As a young boy, Aaron Galef played baseball, basketball and football at the Palisades Recreation Center. But then in middle school at Paul Revere, he started wrestling under coach Adam Hunter.
Why wrestling? “I was 4’10” and weighed 80 pounds; I knew I wasn’t going to be a starter in the NBA with my size,” said Galef, now a PaliHi junior. “My parents supported my decision because they knew if I put in the hard work, I’d do good.”
And he did. He won the 85-pound weight class championship in the middle-school league finals against Chaminade, Harvard-Westlake and Buckley.
Galef says wrestling has advantages because it’s a strictly one-on-one combat, and the win or the loss rests solely with the individual. “It’s not about losing because one person on a team didn’t pull through.”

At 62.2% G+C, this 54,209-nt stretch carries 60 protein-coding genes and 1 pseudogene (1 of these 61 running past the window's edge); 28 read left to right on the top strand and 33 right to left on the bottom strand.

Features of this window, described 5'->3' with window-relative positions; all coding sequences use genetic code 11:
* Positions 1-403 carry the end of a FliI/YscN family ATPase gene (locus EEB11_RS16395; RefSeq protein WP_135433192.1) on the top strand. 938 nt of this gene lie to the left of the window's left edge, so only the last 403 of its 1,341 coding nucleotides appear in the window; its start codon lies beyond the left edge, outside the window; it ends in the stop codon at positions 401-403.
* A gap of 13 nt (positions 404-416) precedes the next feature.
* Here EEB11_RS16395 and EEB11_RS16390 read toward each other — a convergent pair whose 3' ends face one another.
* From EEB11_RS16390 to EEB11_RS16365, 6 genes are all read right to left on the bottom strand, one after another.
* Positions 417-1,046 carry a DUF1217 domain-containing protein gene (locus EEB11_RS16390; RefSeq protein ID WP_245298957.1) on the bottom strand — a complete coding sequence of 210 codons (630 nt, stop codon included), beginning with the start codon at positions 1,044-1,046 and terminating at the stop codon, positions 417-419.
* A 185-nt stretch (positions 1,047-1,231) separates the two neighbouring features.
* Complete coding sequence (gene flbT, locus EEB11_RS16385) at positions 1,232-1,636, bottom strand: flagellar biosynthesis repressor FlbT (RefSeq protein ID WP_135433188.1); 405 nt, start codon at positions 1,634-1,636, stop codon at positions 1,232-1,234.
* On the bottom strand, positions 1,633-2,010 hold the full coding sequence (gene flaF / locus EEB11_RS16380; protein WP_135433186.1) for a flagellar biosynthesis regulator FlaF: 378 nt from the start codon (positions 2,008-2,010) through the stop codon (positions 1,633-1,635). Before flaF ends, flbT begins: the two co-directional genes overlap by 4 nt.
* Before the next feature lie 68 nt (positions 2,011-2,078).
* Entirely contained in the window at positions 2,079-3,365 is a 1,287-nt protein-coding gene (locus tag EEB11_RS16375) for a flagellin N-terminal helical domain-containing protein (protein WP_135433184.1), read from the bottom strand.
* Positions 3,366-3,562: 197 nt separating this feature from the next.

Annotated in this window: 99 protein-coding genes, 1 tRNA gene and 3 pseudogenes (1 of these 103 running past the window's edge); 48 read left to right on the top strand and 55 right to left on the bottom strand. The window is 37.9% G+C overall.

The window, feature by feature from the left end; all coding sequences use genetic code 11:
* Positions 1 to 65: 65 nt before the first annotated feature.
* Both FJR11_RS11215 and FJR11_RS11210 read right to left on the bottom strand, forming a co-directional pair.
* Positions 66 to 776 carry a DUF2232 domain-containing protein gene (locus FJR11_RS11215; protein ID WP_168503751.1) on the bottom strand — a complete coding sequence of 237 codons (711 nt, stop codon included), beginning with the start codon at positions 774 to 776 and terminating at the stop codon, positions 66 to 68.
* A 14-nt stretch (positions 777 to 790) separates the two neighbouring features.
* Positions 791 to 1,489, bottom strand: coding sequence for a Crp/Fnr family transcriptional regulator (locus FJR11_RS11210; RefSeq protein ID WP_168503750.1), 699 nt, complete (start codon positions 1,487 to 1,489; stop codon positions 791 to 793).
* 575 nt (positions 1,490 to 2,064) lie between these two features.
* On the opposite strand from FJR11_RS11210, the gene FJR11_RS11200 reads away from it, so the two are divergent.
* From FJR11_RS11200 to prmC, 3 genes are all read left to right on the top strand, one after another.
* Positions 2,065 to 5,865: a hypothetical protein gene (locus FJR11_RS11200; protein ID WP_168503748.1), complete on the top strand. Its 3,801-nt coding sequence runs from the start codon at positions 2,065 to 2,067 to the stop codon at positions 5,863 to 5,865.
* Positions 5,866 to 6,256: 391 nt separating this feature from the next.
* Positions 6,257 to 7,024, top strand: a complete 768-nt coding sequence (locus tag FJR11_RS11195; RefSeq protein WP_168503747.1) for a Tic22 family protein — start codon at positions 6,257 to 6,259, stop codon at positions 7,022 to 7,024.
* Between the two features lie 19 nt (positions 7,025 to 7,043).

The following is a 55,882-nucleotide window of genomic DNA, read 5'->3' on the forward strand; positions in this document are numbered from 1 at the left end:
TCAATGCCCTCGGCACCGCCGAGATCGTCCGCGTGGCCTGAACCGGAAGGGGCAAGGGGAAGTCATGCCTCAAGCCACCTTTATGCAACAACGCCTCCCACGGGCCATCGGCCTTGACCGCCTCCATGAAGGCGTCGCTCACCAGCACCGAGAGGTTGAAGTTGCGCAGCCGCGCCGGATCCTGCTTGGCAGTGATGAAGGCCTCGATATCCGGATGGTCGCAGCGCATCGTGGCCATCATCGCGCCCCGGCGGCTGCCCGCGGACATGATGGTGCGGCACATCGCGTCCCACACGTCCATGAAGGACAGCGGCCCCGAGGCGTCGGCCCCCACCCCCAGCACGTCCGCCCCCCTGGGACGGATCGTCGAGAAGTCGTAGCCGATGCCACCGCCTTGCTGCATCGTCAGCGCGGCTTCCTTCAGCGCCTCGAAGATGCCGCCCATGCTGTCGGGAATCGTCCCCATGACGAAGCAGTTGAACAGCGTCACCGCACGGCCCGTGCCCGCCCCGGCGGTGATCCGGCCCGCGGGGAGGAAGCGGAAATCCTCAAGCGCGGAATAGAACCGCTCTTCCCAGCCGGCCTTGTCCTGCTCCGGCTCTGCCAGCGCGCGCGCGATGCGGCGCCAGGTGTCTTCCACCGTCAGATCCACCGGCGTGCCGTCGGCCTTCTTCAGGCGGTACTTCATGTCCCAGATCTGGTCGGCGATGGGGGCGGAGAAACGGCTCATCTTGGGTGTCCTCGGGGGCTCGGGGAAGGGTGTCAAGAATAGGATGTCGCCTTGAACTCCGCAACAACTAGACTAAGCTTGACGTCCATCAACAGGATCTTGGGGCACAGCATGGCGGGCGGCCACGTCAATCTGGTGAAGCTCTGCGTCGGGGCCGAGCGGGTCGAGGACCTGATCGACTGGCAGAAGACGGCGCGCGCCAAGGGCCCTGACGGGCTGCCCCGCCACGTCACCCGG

Still relatively small (5’5” and close to 140 pounds), Galef usually has two workouts a day. One is on the mat practicing different holds and releases, the second is usually an aerobic or lifting workout. The night before he spoke to the News he had run two miles in 15 minutes. “Rain or shine I get a good run,” he said.
With the sport of wrestling, it’s about the balance of finding the maximum weight for the maximum strength. “I eat healthy,” Galef said. “In the evening I look in the mirror and ask myself ‘Did I work as hard as I could?’” At the Doc B tournament in January, he wrestled at 138 pounds and one of his first opponents was a ranked athlete (64 athletes are in each weight class). The match was tight, and Galef lost 5-3, but his opponent went on to wrestle in the championships. While dedicated to wrestling, Galef is also focused on academics. “I have all As and Bs,” he said. “The smarter I get in school, the smarter I get in wrestling.”
The son of Palisadians Marni and Michael Galef, Aaron has a fraternal twin, Jordan (6-ft. tall, 170 pounds), who plays water polo and baseball at Pali. His older brother Gabriel, who is at Chapman University, played quarterback for the Dolphins and also starred in school musicals.